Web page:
Summary: Reverse transcriptase (RNA-dependent DNA polymerase)
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Reverse transcriptase Edit Wikipedia article
(RNA-dependent DNA polymerase)
|RNA-directed DNA polymerase|
|PDB structures||RCSB PDB PDBe PDBsum|
|Gene Ontology||AmiGO / EGO|
Reverse transcriptase (RT) is an enzyme used to generate complementary DNA (cDNA) from an RNA template, a process termed reverse transcription. RT is needed for the replication of retroviruses (e.g., HIV), and RT inhibitors are widely used as antiretroviral drugs. RT activity is also associated with the replication of chromosome ends (telomerase) and some mobile genetic elements (retrotransposons).
Retroviral RT has three sequential biochemical activities:
- (a) RNA-dependent DNA polymerase,
- (b) ribonuclease H, and
- (c) DNA-dependent DNA polymerase.
These activities are used by the retrovirus to convert single-stranded genomic RNA into double-stranded cDNA which can integrate into the host genome, potentially generating a long-term infection that can be very difficult to eradicate. The same sequence of reactions is widely used in the laboratory to convert RNA to DNA for use in molecular cloning, RNA sequencing, polymerase chain reaction (PCR), or genome analysis.
Well studied reverse transcriptases include:
- HIV-1 reverse transcriptase from human immunodeficiency virus type 1 (PDB 1HMV)
- M-MLV reverse transcriptase from the Moloney murine leukemia virus
- AMV reverse transcriptase from the avian myeloblastosis virus
- Telomerase reverse transcriptase that maintains the telomeres of eukaryotic chromosomes
Reverse transcriptase was discovered by Howard Temin at the University of Wisconsin–Madison in RSV virions, and independently isolated by David Baltimore in 1970 at MIT from two RNA tumour viruses: R-MLV and again RSV. For their achievements, both shared the 1975 Nobel Prize in Physiology or Medicine (with Renato Dulbecco).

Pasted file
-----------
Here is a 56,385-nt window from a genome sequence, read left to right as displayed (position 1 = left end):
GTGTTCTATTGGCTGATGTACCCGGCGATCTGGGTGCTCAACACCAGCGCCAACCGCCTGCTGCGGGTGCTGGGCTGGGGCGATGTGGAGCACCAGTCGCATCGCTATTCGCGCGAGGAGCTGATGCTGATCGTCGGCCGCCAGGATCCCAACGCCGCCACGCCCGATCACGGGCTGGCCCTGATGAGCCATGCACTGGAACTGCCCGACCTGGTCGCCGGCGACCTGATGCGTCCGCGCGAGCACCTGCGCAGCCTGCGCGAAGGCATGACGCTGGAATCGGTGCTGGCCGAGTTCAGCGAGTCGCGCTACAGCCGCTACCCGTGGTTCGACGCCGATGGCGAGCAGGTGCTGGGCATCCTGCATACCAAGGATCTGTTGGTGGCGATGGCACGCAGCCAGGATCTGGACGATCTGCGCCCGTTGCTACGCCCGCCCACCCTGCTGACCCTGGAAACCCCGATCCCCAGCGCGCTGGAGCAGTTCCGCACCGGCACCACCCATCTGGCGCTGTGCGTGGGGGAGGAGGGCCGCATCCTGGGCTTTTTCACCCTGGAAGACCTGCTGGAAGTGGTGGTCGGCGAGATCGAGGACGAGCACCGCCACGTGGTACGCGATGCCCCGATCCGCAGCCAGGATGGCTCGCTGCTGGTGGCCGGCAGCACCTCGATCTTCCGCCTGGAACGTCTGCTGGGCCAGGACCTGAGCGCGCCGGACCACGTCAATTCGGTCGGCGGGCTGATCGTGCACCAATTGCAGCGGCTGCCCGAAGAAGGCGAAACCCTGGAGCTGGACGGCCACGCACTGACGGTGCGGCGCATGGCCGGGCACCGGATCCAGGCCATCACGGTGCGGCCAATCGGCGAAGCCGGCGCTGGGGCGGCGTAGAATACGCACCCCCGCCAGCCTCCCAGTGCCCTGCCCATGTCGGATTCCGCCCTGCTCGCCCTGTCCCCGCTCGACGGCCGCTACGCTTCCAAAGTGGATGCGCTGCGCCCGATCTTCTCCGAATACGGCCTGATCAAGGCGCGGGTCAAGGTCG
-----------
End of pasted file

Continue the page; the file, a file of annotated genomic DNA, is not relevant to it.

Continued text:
The idea of reverse transcription was very unpopular at first as it contradicted the central dogma of molecular biology which states that DNA is transcribed into RNA which is then translated into proteins. However, in 1970 when the scientists Howard Temin and David Baltimore both independently discovered the enzyme responsible for reverse transcription, named reverse transcriptase, the possibility that genetic information could be passed on in this manner was finally accepted.
Function in viruses
The enzyme is encoded and used by reverse-transcribing viruses, which use the enzyme during the process of replication. Reverse-transcribing RNA viruses, such as retroviruses, use the enzyme to reverse-transcribe their RNA genomes into DNA, which is then integrated into the host genome and replicated along with it. Reverse-transcribing DNA viruses, such as the hepadnaviruses, can allow RNA to serve as a template in assembling, and making DNA strands. HIV infects humans with the use of this enzyme. Without reverse transcriptase, the viral genome would not be able to incorporate into the host cell, resulting in failure to replicate.
Process of reverse transcription
Reverse transcriptase creates single-stranded DNA from an RNA template.
In virus species with reverse transcriptase lacking DNA-dependent DNA polymerase activity, creation of double-stranded DNA can possibly be done by host-encoded DNA polymerase δ, mistaking the viral DNA-RNA for a primer and synthesizing a double-stranded DNA by similar mechanism as in primer removal, where the newly synthesized DNA displaces the original RNA template.
The process of reverse transcription is extremely error-prone and it is during this step that mutations may occur. Such mutations may cause drug resistance.
Retroviruses, also referred to as class VI ssRNA-RT viruses, are RNA reverse transcribing viruses with a DNA intermediate. Their genomes consist of two molecules of positive sense single stranded RNA with a 5' cap and 3' polyadenylated tail. Examples of retroviruses include the human immunodeficiency virus (HIV) and the human T-lymphotropic virus (HTLV). Creation of double-stranded DNA occurs in the cytosol as a series of these steps:
- A specific cellular tRNA acts as a primer and hybridizes to a complementary part of the virus genome called the primer binding site or PBS
- Complementary DNA then binds to the U5 (non-coding region) and R region (a direct repeat found at both ends of the RNA molecule) of the viral RNA
- A domain on the reverse transcriptase enzyme called RNAse H degrades the 5’ end of the RNA which removes the U5 and R region
- The primer then ‘jumps’ to the 3’ end of the viral genome and the newly synthesised DNA strands hybridizes to the complementary R region on the RNA
- The first strand of complementary DNA (cDNA) is extended and the majority of viral RNA is degraded by RNAse H